Erik Erikson and Sigmund Freud are great psychologists who came up with different theories that seek to explain the formation and development of personality. Erik Erikson came up with psychosocial theories, which explains that personality development depends upon epigenetic elements and the influence of culture in a given society. He further explains that there are eight stages of personality and each stage entails the resolution of a psychosocial crisis that is important in personality development. Sigmund Freud on the other hand came up with the psychosocial theory, which postulates that personality development has intricate links with sexual development. He argues that sexuality forms an integral part of childhood development because sex mediates between the mind and the body. In his five stages of personality development, he asserts that sexual instincts are the driving forces in personality development. Erik Erikson is a proponent of Freud’s psychosexual development theory supporting Freudian elements of psyche and the concepts of Oedipal and Electra complexes as an explanation to sexuality. This essay explores my personality development stage and relates it with psychosocial and psychosexual theories.
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Psychosocial and Psychosexual Stage
According to the Erik Erickson chart showing the eight stages of personality, I should be at the seventh stage (30-65 years) given my age. I am experiencing challenges that compel me to seek the meaning of career, family, and community. The characteristics that I experience fit in the seventh stage where the psychosocial crisis is between generativity versus stagnation. “Generativity is an extension of love into the future; it is a concern for the next generation and all future generations” (Boeree, 2006, p. 12). Generativity is a compulsion that seeks to care for others contrary to stagnation. The tendency to stagnation means that a person is a selfish and unproductive member of society. The skewed development towards generativity results in a maladaptive tendency of overextension, while skewed development towards stagnation results in a malignant tendency of rejectivity. At this stage, the ego struggles to have the proper resolution of the psychosocial crisis of generativity versus stagnation to yield a psychosocial virtue of care. The meaning of life comes from participation and caring for others.
The last stage of Sigmund Freud’s psychosexual stages depicts the behavior of adults in society. This stage occurs at puberty and it signifies sexual maturity as well as personality. At this phase, there is a shift of interests from selfish needs to the consideration of others. Ridgway argues that “the shift in the needs is due to the maturity of the ego that allows proper coordination of the conflicts in the psyche making the child transition well from childhood into adulthood” (2007, p.9). The cumulative resolution of the conflicts by the ego at all preceding stages determines the personality in adulthood. Proper resolution of psyche conflicts is evident by adulthood experiences such as the responsibility to society, having good relationships, and stable marriages.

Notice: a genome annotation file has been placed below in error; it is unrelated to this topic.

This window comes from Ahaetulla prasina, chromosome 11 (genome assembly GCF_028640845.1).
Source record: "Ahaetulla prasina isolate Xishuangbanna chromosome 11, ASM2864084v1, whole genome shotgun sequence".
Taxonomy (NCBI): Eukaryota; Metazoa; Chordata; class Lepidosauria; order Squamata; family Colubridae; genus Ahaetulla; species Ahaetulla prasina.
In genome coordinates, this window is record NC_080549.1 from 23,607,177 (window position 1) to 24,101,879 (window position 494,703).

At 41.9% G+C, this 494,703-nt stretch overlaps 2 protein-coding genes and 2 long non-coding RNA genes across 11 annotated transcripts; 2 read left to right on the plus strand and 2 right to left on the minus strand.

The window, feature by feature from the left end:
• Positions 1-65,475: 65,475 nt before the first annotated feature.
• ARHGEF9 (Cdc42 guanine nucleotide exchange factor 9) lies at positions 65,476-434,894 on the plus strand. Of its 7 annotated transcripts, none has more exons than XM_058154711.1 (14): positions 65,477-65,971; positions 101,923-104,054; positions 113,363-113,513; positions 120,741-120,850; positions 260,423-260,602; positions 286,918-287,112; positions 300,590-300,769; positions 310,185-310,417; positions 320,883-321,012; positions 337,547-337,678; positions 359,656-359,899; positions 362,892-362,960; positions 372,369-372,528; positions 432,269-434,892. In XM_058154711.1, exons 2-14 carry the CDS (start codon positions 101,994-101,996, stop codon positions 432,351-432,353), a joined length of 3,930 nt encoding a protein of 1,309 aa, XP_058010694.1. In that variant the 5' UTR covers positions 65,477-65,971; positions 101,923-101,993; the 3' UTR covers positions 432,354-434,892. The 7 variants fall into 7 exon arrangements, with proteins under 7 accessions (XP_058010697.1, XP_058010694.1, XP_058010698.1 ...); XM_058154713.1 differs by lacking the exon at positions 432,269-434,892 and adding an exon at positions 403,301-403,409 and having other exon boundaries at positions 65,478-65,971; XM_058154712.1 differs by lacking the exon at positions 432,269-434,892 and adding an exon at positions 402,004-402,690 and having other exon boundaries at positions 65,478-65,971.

My current experiences fit into Freudian and Erikson theories. I desire to seek meaning in my career, family, and community through productive work. These challenges of life fit into the seventh stage of the psychosocial theory of Erikson. This stage is a middle life crisis where an individual tries to seek the meaning of life. Boeree argues that “…what we call the meaning of life is a matter of how we participate and what we contribute” (2006, p.13). Therefore, finding meaning in my career, family, and community is thinking about my contribution and participation to elevate their status. Also, the psychological virtue acquired at this stage is care, which explains why I am very concerned about the family and the community by working productively.
According to the psychosexual theory by Sigmund Freud, the resolution of the psychosexual conflicts by the ego manifests themselves in adulthood. “The genital phase marks the maturity of both the ego and genitals, which have a continuous influence on the personality through into adulthood where responsibilities emerge such as marriage and work…” (Ridgway, 2007, p. 10). In my case, I also fit into the psychosexual theory of Sigmund Freud because of my interests in the family, career, and community. Adult people with mature psyche display their love for the family and the community by working very hard to fulfill their needs. Therefore, the psychosocial theory by Erik Erikson and psychosexual theory by Sigmund Freud underlines my personality.
Erik Erikson and Sigmund Freud’s personality development theories have exhaustively characterized human development throughout the lifespan. Psychosocial theory by Erik Erikson attributes personality development to the epigenetic factors and the influence of society. The psychosocial crisis derived from the society coupled with the epigenetic factors directs personality development throughout life. The psychosexual theory by Sigmund Freud postulates that sexual drives within individuals are responsible for personality development for they mediate and control the relationship of the psyche and the body. Although five stages are showing that personality development occurs up to puberty, the cumulative resolutions of the ego have lifelong implications on an individual. These theories, psychosocial and psychosexual, have empirical significance and are very relevant in the field of psychology.
Boeree, G. (2006). Erik Erikson: Personality Theories. Psychology Department Shippensburg University, 1-17.
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Ridgway, J. (2007). Sigmund Freud. Psychological Theory and Practice, 1-15.